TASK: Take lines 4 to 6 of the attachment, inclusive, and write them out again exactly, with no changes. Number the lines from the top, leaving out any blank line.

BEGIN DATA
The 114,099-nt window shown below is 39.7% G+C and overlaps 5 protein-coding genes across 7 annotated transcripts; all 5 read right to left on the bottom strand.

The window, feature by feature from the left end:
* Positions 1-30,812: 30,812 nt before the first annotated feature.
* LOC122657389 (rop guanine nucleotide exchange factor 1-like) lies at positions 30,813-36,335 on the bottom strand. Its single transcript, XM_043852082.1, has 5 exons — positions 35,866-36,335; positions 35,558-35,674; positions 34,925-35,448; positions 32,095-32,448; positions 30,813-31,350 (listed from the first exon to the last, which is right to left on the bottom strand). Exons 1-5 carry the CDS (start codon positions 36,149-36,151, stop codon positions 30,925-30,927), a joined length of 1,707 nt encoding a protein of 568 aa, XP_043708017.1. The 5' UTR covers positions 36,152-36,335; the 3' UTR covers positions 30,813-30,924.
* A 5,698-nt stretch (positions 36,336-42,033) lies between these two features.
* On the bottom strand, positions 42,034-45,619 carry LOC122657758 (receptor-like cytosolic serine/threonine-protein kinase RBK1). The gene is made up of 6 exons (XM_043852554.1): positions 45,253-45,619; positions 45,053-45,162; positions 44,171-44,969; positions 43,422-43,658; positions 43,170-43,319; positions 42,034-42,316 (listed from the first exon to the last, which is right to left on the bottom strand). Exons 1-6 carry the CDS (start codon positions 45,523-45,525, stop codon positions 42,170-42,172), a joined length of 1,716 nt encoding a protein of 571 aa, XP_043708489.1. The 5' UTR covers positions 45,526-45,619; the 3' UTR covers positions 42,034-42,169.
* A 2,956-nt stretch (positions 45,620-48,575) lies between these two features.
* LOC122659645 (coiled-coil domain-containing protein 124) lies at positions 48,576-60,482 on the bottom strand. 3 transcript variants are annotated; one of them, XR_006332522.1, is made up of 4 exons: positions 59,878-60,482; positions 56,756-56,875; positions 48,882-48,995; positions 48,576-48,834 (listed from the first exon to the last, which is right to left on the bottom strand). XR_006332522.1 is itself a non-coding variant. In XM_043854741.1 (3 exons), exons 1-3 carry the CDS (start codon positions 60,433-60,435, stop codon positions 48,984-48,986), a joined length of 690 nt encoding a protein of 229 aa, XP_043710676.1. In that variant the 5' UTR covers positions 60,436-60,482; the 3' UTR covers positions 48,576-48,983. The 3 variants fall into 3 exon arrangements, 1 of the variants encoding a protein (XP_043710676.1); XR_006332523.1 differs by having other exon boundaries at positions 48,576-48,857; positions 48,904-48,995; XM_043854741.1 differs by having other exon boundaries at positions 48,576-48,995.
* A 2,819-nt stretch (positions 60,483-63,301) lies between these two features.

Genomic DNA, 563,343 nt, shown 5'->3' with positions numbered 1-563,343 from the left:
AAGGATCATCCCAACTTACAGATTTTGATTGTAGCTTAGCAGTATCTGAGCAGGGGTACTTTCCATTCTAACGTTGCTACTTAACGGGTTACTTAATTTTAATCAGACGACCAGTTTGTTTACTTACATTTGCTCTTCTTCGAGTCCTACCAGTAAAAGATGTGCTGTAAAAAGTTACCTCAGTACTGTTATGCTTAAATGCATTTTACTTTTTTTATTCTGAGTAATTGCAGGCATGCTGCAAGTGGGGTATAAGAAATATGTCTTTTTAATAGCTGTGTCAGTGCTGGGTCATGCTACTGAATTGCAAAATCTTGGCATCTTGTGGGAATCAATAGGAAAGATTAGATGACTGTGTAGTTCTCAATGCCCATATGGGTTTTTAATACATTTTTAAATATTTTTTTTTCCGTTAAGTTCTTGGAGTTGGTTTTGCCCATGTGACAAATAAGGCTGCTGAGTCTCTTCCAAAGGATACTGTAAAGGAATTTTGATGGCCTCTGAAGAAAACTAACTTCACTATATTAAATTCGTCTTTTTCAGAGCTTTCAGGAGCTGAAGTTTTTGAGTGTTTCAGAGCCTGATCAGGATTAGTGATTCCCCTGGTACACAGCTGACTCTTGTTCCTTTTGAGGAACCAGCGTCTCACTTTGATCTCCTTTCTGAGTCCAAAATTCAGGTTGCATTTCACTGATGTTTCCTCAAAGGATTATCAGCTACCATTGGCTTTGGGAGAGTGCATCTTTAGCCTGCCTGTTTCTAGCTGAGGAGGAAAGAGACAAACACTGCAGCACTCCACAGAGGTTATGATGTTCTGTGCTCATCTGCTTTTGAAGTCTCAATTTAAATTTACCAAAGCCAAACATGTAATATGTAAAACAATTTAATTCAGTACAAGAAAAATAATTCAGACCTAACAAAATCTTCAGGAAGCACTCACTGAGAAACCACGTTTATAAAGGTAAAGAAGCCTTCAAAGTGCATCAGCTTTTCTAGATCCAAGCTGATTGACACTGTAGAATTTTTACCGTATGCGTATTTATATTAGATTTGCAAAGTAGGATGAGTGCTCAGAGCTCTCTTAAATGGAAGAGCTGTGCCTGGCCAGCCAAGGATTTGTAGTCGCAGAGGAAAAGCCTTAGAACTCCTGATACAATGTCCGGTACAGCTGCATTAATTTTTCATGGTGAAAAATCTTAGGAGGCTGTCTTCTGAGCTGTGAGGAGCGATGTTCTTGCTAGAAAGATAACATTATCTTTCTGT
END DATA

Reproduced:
* LOC122657389 (rop guanine nucleotide exchange factor 1-like) lies at positions 30,813-36,335 on the bottom strand. Its single transcript, XM_043852082.1, has 5 exons — positions 35,866-36,335; positions 35,558-35,674; positions 34,925-35,448; positions 32,095-32,448; positions 30,813-31,350 (listed from the first exon to the last, which is right to left on the bottom strand). Exons 1-5 carry the CDS (start codon positions 36,149-36,151, stop codon positions 30,925-30,927), a joined length of 1,707 nt encoding a protein of 568 aa, XP_043708017.1. The 5' UTR covers positions 36,152-36,335; the 3' UTR covers positions 30,813-30,924.
* A 5,698-nt stretch (positions 36,336-42,033) lies between these two features.
* On the bottom strand, positions 42,034-45,619 carry LOC122657758 (receptor-like cytosolic serine/threonine-protein kinase RBK1). The gene is made up of 6 exons (XM_043852554.1): positions 45,253-45,619; positions 45,053-45,162; positions 44,171-44,969; positions 43,422-43,658; positions 43,170-43,319; positions 42,034-42,316 (listed from the first exon to the last, which is right to left on the bottom strand). Exons 1-6 carry the CDS (start codon positions 45,523-45,525, stop codon positions 42,170-42,172), a joined length of 1,716 nt encoding a protein of 571 aa, XP_043708489.1. The 5' UTR covers positions 45,526-45,619; the 3' UTR covers positions 42,034-42,169.